TCOM medical student describes the importance of donning a white coat for the first time

By Sarah HopkinsTCOM student Kendrick Lim

Kendrick Lim’s white coat carries much symbolism – it is a reminder of a physician’s call to serve and a sign one should never give up on dreams. 

In 2019, Lim had solid ambitions after graduation from Texas A&M University. He was either going to become a doctor or an engineer who creates medical devices to save lives. 

Lim applied to graduate programs with both plans in mind. However, his interview at the Texas College of Osteopathic Medicine (TCOM) was his only medical school interview, and he had been placed on a waitlist. 

As the summer of 2019 moved closer to fall, Lim’s path to becoming a doctor seemed more uncertain. Then, came an unexpected phone call with news he had been accepted to TCOM. 

“I still look back on that day in disbelief,” said Lim, who is now a third-year student at TCOM. “It is so interesting how everything always works out, no matter how lucky or serendipitous it appears. I am forever grateful for that call two years ago that changed the entire trajectory of my life.” 

This year, Lim is among four student speakers who will welcome incoming students to The University of North Texas Health Science Center at Fort Worth (HSC) during the 2021 White Coat Ceremony. More than 400 future osteopathic physicians, pharmacists, physician assistants, and physical therapists are receiving their white coats. 

The history of the doctor’s white coat dates back more than 100 years. Most clinicians are defined by wearing their white coat while practicing some form of medicine. 

“For me, the white coat is a physical representation of my dedication to my future patients, health care, and the profession,” Lim said. “Donning the white coat for the first time was surreal to me. This single moment was a symbol of transformation, a physical representation of the start of the journey that I would embark on for the next four years at the Texas College of Osteopathic Medicine. Now, every time I see my white coat, it is a reminder of the dedication that my future patients deserve.”  

Lim, who has been taking part in clinical rotations, said that back in 2019 he didn’t know if he was going to be accepted into medical school. As an undergraduate, he majored in biomedical engineering and minored in electrical engineering. Continuing engineering studies seemed a viable path, so Lim accepted a bioinnovation fellowship and entered the Master of Engineering program at Texas A&M. 

But becoming a doctor was still Lim’s hope so he started making plans to take the MCAT again and start the reapplication process for medical schools. Lim said he was out with a friend the day he was accepted into TCOM, so he initially missed the call from Dr. Mike Kennedy.  

The voicemail left him in shock. He only had 18 hours to make a huge personal decision – should he stay at Texas A&M or head to Fort Worth? 

Lim’s calling to become a doctor came after he attended a seminar where he learned how engineering students like himself could find pathways to medical school. He continues charting his path, often documenting portions of his journey on social media.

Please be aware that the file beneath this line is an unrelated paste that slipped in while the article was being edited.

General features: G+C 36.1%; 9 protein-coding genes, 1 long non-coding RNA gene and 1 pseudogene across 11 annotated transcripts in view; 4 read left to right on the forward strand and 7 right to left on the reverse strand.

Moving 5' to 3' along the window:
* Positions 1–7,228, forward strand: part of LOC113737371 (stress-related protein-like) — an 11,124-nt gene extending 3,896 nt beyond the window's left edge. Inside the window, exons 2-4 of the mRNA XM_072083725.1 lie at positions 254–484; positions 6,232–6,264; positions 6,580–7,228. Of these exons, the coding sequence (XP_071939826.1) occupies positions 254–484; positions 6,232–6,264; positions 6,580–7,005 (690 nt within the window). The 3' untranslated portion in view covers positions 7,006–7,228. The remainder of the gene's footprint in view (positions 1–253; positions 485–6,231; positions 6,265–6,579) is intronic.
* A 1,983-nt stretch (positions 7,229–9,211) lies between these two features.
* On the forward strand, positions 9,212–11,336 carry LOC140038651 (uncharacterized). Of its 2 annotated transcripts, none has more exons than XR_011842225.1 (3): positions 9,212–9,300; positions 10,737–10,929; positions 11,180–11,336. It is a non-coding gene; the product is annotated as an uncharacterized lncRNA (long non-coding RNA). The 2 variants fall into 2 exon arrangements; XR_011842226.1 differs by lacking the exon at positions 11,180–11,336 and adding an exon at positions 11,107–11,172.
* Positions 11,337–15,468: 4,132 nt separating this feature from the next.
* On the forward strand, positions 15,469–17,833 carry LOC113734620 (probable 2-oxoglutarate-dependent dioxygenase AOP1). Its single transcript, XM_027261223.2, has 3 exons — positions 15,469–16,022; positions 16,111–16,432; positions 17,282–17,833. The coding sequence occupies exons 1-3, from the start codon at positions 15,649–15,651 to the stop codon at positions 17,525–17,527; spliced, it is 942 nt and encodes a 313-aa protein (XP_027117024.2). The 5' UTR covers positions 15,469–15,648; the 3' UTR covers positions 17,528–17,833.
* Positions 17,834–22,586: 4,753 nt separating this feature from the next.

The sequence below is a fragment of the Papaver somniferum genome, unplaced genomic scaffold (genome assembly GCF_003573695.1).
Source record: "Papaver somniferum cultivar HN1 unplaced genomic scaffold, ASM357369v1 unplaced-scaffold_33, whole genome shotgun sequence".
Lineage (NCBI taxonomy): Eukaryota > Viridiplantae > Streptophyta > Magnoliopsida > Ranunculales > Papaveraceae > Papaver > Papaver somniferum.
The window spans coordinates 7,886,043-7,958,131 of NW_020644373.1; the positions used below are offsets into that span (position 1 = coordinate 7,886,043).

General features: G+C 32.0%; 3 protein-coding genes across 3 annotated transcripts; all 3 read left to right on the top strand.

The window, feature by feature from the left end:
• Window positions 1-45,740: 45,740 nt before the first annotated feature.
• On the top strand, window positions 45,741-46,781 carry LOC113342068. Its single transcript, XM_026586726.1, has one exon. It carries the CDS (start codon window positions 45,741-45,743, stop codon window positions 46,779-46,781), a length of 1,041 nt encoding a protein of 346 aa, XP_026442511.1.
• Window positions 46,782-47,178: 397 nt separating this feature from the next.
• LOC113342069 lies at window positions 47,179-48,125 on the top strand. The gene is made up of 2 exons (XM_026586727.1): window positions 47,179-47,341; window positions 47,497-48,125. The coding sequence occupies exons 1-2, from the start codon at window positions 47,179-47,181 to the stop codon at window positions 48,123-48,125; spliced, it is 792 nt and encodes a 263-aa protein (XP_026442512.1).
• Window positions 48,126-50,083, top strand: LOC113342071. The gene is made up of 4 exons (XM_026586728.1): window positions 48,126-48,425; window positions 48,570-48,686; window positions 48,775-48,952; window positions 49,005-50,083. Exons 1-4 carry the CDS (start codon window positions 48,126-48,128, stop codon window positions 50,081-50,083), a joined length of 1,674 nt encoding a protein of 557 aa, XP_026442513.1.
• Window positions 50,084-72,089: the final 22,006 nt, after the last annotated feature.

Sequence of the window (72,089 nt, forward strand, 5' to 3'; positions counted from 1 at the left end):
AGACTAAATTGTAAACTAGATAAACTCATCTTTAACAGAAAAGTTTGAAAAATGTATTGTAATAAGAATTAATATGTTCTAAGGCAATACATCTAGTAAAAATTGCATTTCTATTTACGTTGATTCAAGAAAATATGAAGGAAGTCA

“Done with week 1 of general surgery & my surgeon let me close up today!!!,” Lim posted recently on Twitter. 

Lim, who wants to practice emergency medicine, said his experience at TCOM has been amazing. 

“Every single day, I am so grateful to have received that call with my acceptance off the waitlist, and I have approached numerous aspects of medical school with the greatest excitement,” he said. “I cannot wait to see what the rest of my time in medical school holds.” 

Recent News

2
  • Our People
|May 23, 2024

Empathy-driven leadership: Rylee Miller embarks on her journey to transform rural health care

At the age of 25, Rylee Miller is not just a Master in Health Administration student. Miller embodies the essence of a natural-born leader, driven by empathy and a relentless commitment to making a difference. Standing on the brink of a new chapter in her life, Miller is excited to leave a mark on r...
1
  • Our People
|May 23, 2024

Keeping Black mamas alive: TaKasha Davis Ehiogu is on a mission

TaKasha Davis Ehiogu, a 36-year-old Master in Public Health student, is on a mission to make childbirth safer for Black mothers. Her commitment stems from a deep-seated belief that birth in America should not pose any major risks for women, specifically women within a particular ethnic or socioecono...
  • Our People
|May 23, 2024

SBS grad is ready for success at the next level

When Jordan Easterling decided she wanted to go to medical school, she knew she needed excellent health and science training to help her get there. She found the Bachelor of Science in Biomedical Sciences at The University of North Texas Health Science Center at Fort Worth’s School of Biomedical ...
Ashley Gentry Headshot
  • Our People
|May 22, 2024

Faculty highlight: Ashley Gentry, Physician Assistant Studies

Ashley Gentry is an associate professor in The University of Health Science Center at Fort Worth’s Department of Physician Assistant Studies. She earned a Bachelor of Science in Biology from Dallas Baptist University and graduated from the HSC Physician Assistant Program in 2012 with a Master of P...